My Field of Dreams

“The one constant through all the years, Ray, has been baseball. America

has rolled by like an army of steamrollers. It’s been erased like a

blackboard, rebuilt, and erased again. But baseball has marked the time.

This field, this game, is a part of our past, Ray. It reminds us of all

that once was good, and that could be again. Oh people will come, Ray.

People will most definitely come” –Terrence Mann – “Field of Dreams”

Tonight marks the 20th year that I will ring in the New Year in the press box of the Chick-fil-A Bowl, formerly the Peach Bowl. In a way it is my baseball that Terrence Mann spoke so eloquently about.

My life has changed in ways I could never have imagined back in 1994. When I first was asked to help out the Peach Bowl staff it was a smaller event than it is now.

I came in as the vice-chair of press operations under the chair game operations. I worked closely with the associate director of the bowl, moderating press conferences, helping to distribute the credentials and setting up the press box.

A few of the plaques I have recieved as a volunteer.
A few of the plaques I have received as a volunteer.

Now that they have added more staff and have a more steady volunteer crew, I mainly set up the information table near the entrance and assist the two staff members who over see the every aspect of the press room and photography area. It is a much larger operation than it was 20 years ago.

When I began this adventure I was separated with two small boys. I was the director of marketing and development at a church retreat center and hoped to enter seminary.

20 years later I am married. The two small boys have grown into handsome young men. Our daughter is a high school freshman. I attended and graduated from seminary, changed jobs a few times, and moved 4 times.

My husband now has a contract position with Chick-fil-A as a result of me first meeting his boss in the press box.

No matter what happens during the year, come the end of December, I know where I will be.

Happy New Year!

Visiting with Gary Stokan at the FCA breakfast
Visiting with Gary Stokan at the FCA breakfast
The field prior to the Game in 2012
The field prior to the Game in 2012
Each year a crew of volunteers helps to distribute the statistics to the working press.
Each year a crew of volunteers helps to distribute the statistics to the working press.

Winter Furlough and First Year Cadets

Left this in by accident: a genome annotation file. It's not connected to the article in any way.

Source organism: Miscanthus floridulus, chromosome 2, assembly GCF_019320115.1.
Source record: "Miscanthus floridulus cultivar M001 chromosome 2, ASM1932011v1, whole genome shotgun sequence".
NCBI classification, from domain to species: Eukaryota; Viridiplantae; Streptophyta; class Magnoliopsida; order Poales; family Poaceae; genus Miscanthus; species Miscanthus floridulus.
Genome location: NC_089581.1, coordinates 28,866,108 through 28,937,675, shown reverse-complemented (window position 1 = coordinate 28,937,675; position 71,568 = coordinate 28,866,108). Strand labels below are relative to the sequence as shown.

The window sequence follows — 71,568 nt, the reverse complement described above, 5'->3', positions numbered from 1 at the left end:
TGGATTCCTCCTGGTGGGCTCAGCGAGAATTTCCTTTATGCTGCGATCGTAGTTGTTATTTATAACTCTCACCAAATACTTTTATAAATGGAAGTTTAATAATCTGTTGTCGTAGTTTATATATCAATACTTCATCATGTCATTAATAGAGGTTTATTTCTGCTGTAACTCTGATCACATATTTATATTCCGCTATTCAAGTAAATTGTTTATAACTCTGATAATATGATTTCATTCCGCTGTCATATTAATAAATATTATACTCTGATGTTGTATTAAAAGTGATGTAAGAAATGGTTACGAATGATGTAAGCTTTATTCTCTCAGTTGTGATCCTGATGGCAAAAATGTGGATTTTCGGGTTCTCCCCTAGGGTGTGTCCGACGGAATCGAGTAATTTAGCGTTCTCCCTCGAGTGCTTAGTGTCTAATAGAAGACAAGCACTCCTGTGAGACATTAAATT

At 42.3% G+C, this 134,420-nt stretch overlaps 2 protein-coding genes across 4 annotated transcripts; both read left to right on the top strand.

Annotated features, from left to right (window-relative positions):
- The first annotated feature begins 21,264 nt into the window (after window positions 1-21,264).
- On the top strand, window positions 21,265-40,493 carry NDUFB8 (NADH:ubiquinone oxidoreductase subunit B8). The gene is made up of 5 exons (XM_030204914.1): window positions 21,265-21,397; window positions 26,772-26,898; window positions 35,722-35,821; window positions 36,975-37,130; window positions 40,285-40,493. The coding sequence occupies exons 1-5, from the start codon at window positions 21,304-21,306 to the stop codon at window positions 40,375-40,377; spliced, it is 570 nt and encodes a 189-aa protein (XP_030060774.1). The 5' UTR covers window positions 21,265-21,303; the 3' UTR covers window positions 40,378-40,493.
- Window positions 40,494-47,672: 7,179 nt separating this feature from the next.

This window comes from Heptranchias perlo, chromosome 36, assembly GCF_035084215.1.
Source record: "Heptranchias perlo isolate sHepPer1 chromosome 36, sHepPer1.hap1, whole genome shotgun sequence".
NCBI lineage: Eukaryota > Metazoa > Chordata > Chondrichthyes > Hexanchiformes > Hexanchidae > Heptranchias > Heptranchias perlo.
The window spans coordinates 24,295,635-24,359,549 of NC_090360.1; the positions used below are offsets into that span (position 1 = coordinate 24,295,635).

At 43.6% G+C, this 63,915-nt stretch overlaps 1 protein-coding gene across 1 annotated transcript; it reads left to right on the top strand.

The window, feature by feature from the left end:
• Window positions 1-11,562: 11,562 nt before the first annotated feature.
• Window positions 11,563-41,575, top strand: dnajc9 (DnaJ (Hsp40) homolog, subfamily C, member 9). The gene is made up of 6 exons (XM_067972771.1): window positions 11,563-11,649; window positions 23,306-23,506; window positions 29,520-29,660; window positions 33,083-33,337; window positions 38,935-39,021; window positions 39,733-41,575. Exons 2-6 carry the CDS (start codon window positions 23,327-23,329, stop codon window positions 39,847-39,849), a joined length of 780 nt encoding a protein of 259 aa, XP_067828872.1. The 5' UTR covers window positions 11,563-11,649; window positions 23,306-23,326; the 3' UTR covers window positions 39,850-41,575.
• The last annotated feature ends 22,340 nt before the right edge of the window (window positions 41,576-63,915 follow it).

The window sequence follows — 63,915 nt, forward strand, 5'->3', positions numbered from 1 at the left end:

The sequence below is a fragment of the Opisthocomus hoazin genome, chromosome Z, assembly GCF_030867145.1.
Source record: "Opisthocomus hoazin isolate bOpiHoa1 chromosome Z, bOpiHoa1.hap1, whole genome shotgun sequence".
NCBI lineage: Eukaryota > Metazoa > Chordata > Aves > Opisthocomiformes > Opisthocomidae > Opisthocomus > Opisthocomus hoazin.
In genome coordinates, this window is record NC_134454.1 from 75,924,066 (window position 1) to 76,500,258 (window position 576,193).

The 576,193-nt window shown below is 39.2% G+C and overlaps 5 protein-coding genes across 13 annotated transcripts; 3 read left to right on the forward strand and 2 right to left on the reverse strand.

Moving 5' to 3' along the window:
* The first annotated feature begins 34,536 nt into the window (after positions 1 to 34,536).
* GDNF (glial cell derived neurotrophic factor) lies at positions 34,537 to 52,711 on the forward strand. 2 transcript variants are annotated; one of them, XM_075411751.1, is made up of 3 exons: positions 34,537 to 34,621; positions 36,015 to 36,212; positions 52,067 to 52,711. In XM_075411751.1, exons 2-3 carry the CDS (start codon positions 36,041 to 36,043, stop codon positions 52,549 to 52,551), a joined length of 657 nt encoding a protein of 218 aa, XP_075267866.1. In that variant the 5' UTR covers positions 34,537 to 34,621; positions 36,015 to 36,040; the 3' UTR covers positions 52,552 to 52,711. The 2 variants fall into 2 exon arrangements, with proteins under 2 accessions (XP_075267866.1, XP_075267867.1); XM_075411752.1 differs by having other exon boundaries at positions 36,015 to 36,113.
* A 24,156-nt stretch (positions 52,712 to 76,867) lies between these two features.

Carolina Cadet Nutcracker and an Army Nutcracker purchased at Target.
Carolina Cadet Nutcracker and an Army Nutcracker purchased at Target.

Winter Furlough for first year Citadel cadets can  bring with it a mixed bag of emotions. While they are very happy to be home and away from the 4th Class system, they also miss their fellow knobs. The friends from high school who went on to non-military colleges can’t relate to the regimented life of a cadet. The process of moving into adulthood and the life of a Citadel cadet is in place by December of knob year.

The downside of Winter Furlough is the news that comes from friends who have decided they want a different college experience and will not return to The Citadel for second semester. While I am sure it is a tough decision not to return, in some ways hearing a good buddy won’t be there second semester can really upset the most devoted knob. I bring this up in case anyone reading this thinks they are alone so they will know they are not.

Some cadets don’t return because of grades. For others, they do not return because of financial reasons. Others decide that they want to attend a non-military college. Whatever the reason, it is hard to leave good friends.

For the knobs who face second semester without a friend, returning in January can be even more difficult. The beginning of second semester is tough for many cadets of all classes. They have spent a month with friends and family, enjoying good food lots of sleep and long hot showers. They return to the cold dark barracks, early morning PT in the damp cold temperatures of the winter. Many first year cadets who haven’t questioned their sanity of choosing this type of college experience, will have their doubts in January and February.

I mention this now as a heads up to parents of first year cadets so you’ll know that if you get a call in January complaining about the school, you’ll be aware that this is normal. As I’ve written in several posts, you know your child the best. If at anytime you have concerns about them and their experience at The Citadel, call the ombudspersons office. They will keep the call confidential and hear your concerns.